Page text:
But I think that my generation, the baby boomers, took our democratic system pretty much for granted. Our first real experience with politics was the civil rights movement and that was an affirmative experience. But the next experience was the Vietnam War and Lyndon Johnson's lies, and that turned many of us quite cynical. The last 40 years has been a time of testing. Can we keep our democracy when the median wage has barely risen and a large portion of the gains from economic growth have gone to the top? I do not think America can keep its democracy if that trajectory continues over the next few decades.
Many things are converging in terms of system shocks right now. There is elite overproduction. On the other end of the spectrum there are many poor and working-class people around the world who feel alienated by globalization. The neoliberal order has failed to provide prosperity for most people on the planet. What do these factors do to America going forward?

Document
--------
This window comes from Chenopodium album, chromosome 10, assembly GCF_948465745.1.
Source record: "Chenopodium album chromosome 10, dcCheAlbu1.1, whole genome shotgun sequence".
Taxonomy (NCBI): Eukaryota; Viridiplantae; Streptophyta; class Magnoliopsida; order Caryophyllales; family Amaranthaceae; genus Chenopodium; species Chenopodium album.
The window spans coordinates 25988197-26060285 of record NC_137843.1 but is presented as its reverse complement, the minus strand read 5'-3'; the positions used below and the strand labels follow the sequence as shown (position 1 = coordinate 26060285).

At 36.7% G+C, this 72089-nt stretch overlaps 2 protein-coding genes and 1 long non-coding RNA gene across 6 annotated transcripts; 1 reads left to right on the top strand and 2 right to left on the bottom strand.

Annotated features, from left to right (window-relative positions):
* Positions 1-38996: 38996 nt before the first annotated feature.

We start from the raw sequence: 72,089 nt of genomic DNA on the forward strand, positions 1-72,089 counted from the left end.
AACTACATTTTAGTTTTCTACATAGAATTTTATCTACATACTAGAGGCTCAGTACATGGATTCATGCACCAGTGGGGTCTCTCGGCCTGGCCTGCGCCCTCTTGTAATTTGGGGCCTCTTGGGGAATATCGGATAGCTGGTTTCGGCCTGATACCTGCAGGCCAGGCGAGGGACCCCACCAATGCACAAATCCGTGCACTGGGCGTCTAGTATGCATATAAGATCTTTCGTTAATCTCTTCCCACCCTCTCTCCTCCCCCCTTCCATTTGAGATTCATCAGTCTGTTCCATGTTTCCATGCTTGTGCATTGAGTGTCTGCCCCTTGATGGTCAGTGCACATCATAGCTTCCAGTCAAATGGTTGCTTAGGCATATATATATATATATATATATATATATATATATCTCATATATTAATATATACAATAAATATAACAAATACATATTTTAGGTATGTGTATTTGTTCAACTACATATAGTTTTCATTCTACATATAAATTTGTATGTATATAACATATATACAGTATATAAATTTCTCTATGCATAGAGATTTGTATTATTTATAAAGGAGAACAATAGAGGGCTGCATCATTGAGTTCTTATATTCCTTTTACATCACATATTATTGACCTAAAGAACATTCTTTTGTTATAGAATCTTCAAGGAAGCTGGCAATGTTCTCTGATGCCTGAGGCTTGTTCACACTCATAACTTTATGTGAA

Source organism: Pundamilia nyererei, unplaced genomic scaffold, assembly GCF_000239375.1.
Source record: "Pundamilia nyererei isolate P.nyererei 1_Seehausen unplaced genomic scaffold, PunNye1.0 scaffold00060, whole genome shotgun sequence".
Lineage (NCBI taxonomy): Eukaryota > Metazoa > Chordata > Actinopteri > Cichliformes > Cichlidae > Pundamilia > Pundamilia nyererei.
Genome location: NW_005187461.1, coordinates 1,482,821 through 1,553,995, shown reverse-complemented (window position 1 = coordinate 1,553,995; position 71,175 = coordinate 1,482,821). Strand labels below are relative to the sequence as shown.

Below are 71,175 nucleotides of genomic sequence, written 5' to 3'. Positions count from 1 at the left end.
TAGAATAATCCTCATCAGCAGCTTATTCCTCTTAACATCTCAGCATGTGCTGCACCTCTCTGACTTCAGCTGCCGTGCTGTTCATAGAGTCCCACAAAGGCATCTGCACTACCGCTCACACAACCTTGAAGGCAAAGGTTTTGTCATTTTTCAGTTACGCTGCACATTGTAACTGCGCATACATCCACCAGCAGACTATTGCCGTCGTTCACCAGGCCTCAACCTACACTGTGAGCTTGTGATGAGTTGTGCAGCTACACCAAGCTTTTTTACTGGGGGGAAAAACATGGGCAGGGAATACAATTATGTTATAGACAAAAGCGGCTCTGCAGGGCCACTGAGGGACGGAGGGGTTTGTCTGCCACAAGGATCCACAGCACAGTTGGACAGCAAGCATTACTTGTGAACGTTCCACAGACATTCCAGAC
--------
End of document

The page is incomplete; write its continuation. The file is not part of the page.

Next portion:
There are two forms of populism. One is authoritarian. We have seen this before in history when large numbers of people are afraid, and then demagogues emerge who pretend that they are the champions of the masses. These demagogues will target minorities as the source of these anxieties. Trump has chosen immigrants and forces outside the United States. But he has also gone after black athletes, and indirectly supported white supremacists. In total Donald Trump has fueled the ugliest kinds of divisiveness in the United States.
The other kind of populism is we might call democratic populism. In 2016 Bernie Sanders represented that alternative, and at this stage he is the only practical alternative to authoritarian populism.
To combat right-wing authoritarian populism there needs to be fundamental reform of our political and economic system. The two are intimately related. You cannot reform our political system until you reform the economy. And one of the deepest problems with the economy is that there are so many hidden upward pre-distributions from the poor and middle class to the wealthy that people do not see because they are buried in the new rules of the game. These structural inequalities are the laws and regulations that have been installed by wealthy interests such as big corporations and the very rich.